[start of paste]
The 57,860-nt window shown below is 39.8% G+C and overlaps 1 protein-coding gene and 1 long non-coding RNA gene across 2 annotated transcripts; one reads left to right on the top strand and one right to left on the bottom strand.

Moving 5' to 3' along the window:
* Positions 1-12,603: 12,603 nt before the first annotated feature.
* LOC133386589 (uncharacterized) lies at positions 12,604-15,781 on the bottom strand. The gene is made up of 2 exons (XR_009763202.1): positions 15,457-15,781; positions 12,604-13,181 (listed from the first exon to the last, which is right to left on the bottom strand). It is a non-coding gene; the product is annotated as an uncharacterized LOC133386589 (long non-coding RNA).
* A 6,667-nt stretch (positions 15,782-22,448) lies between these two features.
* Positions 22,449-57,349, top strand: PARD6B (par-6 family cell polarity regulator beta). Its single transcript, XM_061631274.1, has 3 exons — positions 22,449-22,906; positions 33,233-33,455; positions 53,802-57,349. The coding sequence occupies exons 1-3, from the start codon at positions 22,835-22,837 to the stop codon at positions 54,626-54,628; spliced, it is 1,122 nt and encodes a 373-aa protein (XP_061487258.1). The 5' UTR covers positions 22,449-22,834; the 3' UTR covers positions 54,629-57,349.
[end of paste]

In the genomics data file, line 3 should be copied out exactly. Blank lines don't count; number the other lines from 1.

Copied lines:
* Positions 1-12,603: 12,603 nt before the first annotated feature.